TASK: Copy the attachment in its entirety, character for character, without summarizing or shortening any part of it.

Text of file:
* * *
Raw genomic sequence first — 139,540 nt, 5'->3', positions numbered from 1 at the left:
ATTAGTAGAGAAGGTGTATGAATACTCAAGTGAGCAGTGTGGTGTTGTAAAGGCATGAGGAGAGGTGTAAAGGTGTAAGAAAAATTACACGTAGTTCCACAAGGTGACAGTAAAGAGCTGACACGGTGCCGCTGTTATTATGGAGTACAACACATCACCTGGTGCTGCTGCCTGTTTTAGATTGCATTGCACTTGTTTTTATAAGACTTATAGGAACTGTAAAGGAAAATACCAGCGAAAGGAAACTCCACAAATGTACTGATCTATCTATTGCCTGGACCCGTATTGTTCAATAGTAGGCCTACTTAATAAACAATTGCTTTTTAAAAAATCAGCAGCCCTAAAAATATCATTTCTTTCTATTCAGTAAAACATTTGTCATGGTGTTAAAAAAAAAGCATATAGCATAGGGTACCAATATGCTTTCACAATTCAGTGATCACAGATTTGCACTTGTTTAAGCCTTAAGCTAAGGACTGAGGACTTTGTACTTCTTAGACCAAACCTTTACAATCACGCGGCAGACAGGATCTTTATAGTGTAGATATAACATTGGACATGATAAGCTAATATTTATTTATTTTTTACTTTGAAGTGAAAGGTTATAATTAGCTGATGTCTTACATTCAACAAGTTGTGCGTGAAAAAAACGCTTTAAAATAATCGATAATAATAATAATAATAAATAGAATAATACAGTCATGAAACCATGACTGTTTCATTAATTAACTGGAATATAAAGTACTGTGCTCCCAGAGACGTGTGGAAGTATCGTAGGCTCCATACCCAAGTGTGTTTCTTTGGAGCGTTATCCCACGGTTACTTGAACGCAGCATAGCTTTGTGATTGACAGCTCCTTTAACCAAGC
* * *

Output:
Raw genomic sequence first — 139,540 nt, 5'->3', positions numbered from 1 at the left:
ATTAGTAGAGAAGGTGTATGAATACTCAAGTGAGCAGTGTGGTGTTGTAAAGGCATGAGGAGAGGTGTAAAGGTGTAAGAAAAATTACACGTAGTTCCACAAGGTGACAGTAAAGAGCTGACACGGTGCCGCTGTTATTATGGAGTACAACACATCACCTGGTGCTGCTGCCTGTTTTAGATTGCATTGCACTTGTTTTTATAAGACTTATAGGAACTGTAAAGGAAAATACCAGCGAAAGGAAACTCCACAAATGTACTGATCTATCTATTGCCTGGACCCGTATTGTTCAATAGTAGGCCTACTTAATAAACAATTGCTTTTTAAAAAATCAGCAGCCCTAAAAATATCATTTCTTTCTATTCAGTAAAACATTTGTCATGGTGTTAAAAAAAAAGCATATAGCATAGGGTACCAATATGCTTTCACAATTCAGTGATCACAGATTTGCACTTGTTTAAGCCTTAAGCTAAGGACTGAGGACTTTGTACTTCTTAGACCAAACCTTTACAATCACGCGGCAGACAGGATCTTTATAGTGTAGATATAACATTGGACATGATAAGCTAATATTTATTTATTTTTTACTTTGAAGTGAAAGGTTATAATTAGCTGATGTCTTACATTCAACAAGTTGTGCGTGAAAAAAACGCTTTAAAATAATCGATAATAATAATAATAATAAATAGAATAATACAGTCATGAAACCATGACTGTTTCATTAATTAACTGGAATATAAAGTACTGTGCTCCCAGAGACGTGTGGAAGTATCGTAGGCTCCATACCCAAGTGTGTTTCTTTGGAGCGTTATCCCACGGTTACTTGAACGCAGCATAGCTTTGTGATTGACAGCTCCTTTAACCAAGC